In this blog, we expand further on the healthcare sector and discuss developments this sector has seen over the last years. We’ll focus on environmental tax and skill shortage. The insights from this blog series come from our latest Healthcare Sector Report, in which you can find more in-depth information and useful advice regarding the healthcare sector.
In this blog, we’ll focus on environmental tax and skill shortage.
The state of climate change and the adverse effects that aspects of modern life have on the environment have raised awareness and created a drive to reduce both emissions and consumption. Multiple sectors are working diligently to minimise, if not offset, the emissions they generate by providing funding for environmental-protection research, lower resource consumption, and paying environmental tax to assist the government in its goal to achieve net-zero carbon in 2050.
The healthcare sector provides no direct contribution to pollution or non-sustainable processes other than the standard power and water consumption that comes from maintaining and treating a large number of patients in a large number of practices. For this reason, environmental taxes have little effect on how the healthcare sector is run. There may, however, be ways in which a changing environment could affect healthcare as a whole.
Adverse health effects may develop if work is not put into maintaining or offsetting the amount of pollution released into the atmosphere, as well as reducing the many other sources negatively impacting the environment. Heavy significance should be put on the correlation between a healthy environment helping to produce healthy people. Thus it is in the healthcare sector’s best interest to support sustainable practices, even if they may not directly provide any benefits. Putting extra attention towards resource usage or investing in more efficient treatment techniques can do that little bit to help the environment while slowly improving the interaction the healthcare sector has with the Earth.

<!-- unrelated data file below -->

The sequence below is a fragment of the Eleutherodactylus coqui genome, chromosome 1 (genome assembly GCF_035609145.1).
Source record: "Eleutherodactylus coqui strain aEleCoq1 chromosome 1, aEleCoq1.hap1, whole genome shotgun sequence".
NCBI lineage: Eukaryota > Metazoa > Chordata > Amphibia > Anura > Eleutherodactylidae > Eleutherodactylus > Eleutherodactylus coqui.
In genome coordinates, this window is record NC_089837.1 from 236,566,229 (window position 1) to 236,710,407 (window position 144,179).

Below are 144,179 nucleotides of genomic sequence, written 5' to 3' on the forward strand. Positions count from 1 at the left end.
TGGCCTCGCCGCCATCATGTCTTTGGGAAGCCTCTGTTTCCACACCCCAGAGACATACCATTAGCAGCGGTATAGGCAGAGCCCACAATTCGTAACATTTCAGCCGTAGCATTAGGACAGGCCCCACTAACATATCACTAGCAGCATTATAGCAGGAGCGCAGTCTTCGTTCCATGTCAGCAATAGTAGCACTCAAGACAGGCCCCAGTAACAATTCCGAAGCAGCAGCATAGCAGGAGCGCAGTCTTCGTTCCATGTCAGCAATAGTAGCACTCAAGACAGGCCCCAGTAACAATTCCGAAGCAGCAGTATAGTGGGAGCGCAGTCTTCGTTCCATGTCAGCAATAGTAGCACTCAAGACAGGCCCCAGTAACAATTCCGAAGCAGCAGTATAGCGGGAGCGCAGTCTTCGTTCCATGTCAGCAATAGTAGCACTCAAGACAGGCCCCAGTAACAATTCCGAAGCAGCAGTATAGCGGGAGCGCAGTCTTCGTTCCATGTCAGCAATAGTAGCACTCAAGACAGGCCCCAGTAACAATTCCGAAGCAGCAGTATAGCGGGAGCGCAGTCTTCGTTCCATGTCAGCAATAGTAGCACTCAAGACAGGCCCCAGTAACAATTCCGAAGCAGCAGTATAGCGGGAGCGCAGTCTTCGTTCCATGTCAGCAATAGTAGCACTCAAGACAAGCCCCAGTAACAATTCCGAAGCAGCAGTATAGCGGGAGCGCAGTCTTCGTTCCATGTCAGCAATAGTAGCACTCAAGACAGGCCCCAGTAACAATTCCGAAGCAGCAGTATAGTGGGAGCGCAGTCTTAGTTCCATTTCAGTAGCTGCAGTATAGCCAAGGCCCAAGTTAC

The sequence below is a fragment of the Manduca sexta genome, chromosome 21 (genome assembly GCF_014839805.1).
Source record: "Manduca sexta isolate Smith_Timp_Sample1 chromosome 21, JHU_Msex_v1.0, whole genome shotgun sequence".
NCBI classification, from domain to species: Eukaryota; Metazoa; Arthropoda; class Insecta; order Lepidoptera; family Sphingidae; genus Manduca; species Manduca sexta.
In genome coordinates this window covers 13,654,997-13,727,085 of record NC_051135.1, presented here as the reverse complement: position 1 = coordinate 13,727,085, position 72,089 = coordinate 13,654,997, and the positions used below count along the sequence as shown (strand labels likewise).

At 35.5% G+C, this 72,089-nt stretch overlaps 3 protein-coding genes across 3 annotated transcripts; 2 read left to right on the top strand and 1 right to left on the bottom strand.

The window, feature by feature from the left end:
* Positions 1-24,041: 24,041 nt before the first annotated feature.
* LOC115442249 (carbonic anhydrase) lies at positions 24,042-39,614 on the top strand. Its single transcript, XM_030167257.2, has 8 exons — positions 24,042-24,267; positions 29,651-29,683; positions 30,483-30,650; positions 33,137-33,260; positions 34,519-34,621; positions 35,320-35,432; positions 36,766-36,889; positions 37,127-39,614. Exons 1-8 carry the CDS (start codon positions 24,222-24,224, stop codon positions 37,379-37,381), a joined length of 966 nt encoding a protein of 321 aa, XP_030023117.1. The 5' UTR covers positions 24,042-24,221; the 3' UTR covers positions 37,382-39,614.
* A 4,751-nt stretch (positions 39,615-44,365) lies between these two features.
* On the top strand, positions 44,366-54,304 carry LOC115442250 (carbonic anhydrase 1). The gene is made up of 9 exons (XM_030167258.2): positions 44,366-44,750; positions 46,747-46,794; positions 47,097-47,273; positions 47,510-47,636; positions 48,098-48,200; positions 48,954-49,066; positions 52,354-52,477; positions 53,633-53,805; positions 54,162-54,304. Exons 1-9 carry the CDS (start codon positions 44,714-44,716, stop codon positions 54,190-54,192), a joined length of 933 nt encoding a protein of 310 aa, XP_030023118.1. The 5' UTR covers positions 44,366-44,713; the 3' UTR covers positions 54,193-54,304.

Due to various external factors, including the COVID-19 pandemic as well as a general trend within the sector, the healthcare industry is struggling with a shortage of workers. This is apparent when looking at the referral-to-treatment (RTT) times for the NHS in 2020. Following April, which was the effective start of the COVID-19 pandemic in the UK and Ireland, RTT times jumped by four weeks on average ( that’s a 50% increase). With the continued stress that the COVID-19 pandemic continues to put on the NHS, as well as standard practices, it is not unfounded that the sector is facing a skill shortage.
With the impact of COVID and the effects Brexit will have on the healthcare workforce in the first part of 2021, organisations and companies need to be prepared for the skill shortages and formulate new strategies for improving their odds.
To combat the skill shortage, the healthcare industry needs to implement new factors to stimulate the workforce and produce an inflow of new workers.
Considering apprenticeships or increasing your number of apprenticeships is invaluable when considering how to improve the healthcare workforce. Apprenticeships allow for less experienced workers to gain the needed skills they require to enter the field. In addition, successful apprenticeships can attract past apprentices to the company following the completion of the program. Though apprenticeship programs can require quite a lot of investment, the workforce-payout can be well worth the time and effort.
Be aware of already skilled workers
Workers from outside of the healthcare sector can provide valuable resources and insight, even if their training is not explicitly for healthcare. Recognise that hiring skills from outside the sector can increase the size of the hiring pool.
There are a lot of other factors to stimulate the workforce. Read our full Healthcare Sector Report to learn more about how to combat the skill shortage.
Xeinadin supports businesses in the healthcare sector. Visit our healthcare page for more info and an overview of the services we offer, or contact us directly if you need advice from one of our local business advisors.
Do you want to read our full Healthcare Sector Report? You can download it for free!
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